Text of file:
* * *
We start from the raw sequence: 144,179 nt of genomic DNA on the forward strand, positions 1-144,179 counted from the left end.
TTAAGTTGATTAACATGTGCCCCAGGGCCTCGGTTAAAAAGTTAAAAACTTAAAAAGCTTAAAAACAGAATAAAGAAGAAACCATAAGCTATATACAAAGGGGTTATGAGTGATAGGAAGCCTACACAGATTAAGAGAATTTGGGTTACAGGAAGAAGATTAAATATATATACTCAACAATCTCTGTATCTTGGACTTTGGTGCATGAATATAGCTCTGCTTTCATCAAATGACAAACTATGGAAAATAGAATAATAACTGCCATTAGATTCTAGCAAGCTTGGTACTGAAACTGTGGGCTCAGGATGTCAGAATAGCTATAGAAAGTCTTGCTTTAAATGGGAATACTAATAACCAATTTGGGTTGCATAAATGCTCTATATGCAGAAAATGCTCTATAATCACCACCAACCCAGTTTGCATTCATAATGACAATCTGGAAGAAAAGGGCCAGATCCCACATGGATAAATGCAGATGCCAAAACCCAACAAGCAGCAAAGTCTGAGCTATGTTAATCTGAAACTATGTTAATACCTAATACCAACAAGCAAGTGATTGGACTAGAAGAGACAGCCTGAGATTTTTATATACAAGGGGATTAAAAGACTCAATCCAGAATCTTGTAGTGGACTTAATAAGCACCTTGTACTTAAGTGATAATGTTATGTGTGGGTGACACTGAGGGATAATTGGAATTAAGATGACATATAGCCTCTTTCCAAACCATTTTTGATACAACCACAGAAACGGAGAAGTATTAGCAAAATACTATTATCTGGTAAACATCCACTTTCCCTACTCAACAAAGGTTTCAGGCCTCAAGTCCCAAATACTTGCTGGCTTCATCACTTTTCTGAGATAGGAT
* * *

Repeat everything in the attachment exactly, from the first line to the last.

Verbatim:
We start from the raw sequence: 144,179 nt of genomic DNA on the forward strand, positions 1-144,179 counted from the left end.
TTAAGTTGATTAACATGTGCCCCAGGGCCTCGGTTAAAAAGTTAAAAACTTAAAAAGCTTAAAAACAGAATAAAGAAGAAACCATAAGCTATATACAAAGGGGTTATGAGTGATAGGAAGCCTACACAGATTAAGAGAATTTGGGTTACAGGAAGAAGATTAAATATATATACTCAACAATCTCTGTATCTTGGACTTTGGTGCATGAATATAGCTCTGCTTTCATCAAATGACAAACTATGGAAAATAGAATAATAACTGCCATTAGATTCTAGCAAGCTTGGTACTGAAACTGTGGGCTCAGGATGTCAGAATAGCTATAGAAAGTCTTGCTTTAAATGGGAATACTAATAACCAATTTGGGTTGCATAAATGCTCTATATGCAGAAAATGCTCTATAATCACCACCAACCCAGTTTGCATTCATAATGACAATCTGGAAGAAAAGGGCCAGATCCCACATGGATAAATGCAGATGCCAAAACCCAACAAGCAGCAAAGTCTGAGCTATGTTAATCTGAAACTATGTTAATACCTAATACCAACAAGCAAGTGATTGGACTAGAAGAGACAGCCTGAGATTTTTATATACAAGGGGATTAAAAGACTCAATCCAGAATCTTGTAGTGGACTTAATAAGCACCTTGTACTTAAGTGATAATGTTATGTGTGGGTGACACTGAGGGATAATTGGAATTAAGATGACATATAGCCTCTTTCCAAACCATTTTTGATACAACCACAGAAACGGAGAAGTATTAGCAAAATACTATTATCTGGTAAACATCCACTTTCCCTACTCAACAAAGGTTTCAGGCCTCAAGTCCCAAATACTTGCTGGCTTCATCACTTTTCTGAGATAGGAT